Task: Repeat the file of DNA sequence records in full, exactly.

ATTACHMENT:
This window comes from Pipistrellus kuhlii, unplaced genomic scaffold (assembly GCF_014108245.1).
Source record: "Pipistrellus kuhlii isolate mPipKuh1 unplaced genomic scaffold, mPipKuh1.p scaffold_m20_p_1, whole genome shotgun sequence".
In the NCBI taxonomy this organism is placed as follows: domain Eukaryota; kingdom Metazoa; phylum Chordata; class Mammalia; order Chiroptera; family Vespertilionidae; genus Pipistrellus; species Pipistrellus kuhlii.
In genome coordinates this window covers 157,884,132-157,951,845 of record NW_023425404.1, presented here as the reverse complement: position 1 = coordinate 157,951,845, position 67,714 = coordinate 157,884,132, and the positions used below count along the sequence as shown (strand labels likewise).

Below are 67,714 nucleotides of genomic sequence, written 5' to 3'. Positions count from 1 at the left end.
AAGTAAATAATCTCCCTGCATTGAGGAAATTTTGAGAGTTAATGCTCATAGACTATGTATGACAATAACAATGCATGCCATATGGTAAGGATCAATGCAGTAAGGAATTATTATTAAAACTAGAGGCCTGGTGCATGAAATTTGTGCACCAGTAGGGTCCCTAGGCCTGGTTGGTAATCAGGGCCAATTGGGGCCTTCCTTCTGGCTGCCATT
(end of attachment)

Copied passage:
This window comes from Pipistrellus kuhlii, unplaced genomic scaffold (assembly GCF_014108245.1).
Source record: "Pipistrellus kuhlii isolate mPipKuh1 unplaced genomic scaffold, mPipKuh1.p scaffold_m20_p_1, whole genome shotgun sequence".
In the NCBI taxonomy this organism is placed as follows: domain Eukaryota; kingdom Metazoa; phylum Chordata; class Mammalia; order Chiroptera; family Vespertilionidae; genus Pipistrellus; species Pipistrellus kuhlii.
In genome coordinates this window covers 157,884,132-157,951,845 of record NW_023425404.1, presented here as the reverse complement: position 1 = coordinate 157,951,845, position 67,714 = coordinate 157,884,132, and the positions used below count along the sequence as shown (strand labels likewise).

Below are 67,714 nucleotides of genomic sequence, written 5' to 3'. Positions count from 1 at the left end.
AAGTAAATAATCTCCCTGCATTGAGGAAATTTTGAGAGTTAATGCTCATAGACTATGTATGACAATAACAATGCATGCCATATGGTAAGGATCAATGCAGTAAGGAATTATTATTAAAACTAGAGGCCTGGTGCATGAAATTTGTGCACCAGTAGGGTCCCTAGGCCTGGTTGGTAATCAGGGCCAATTGGGGCCTTCCTTCTGGCTGCCATT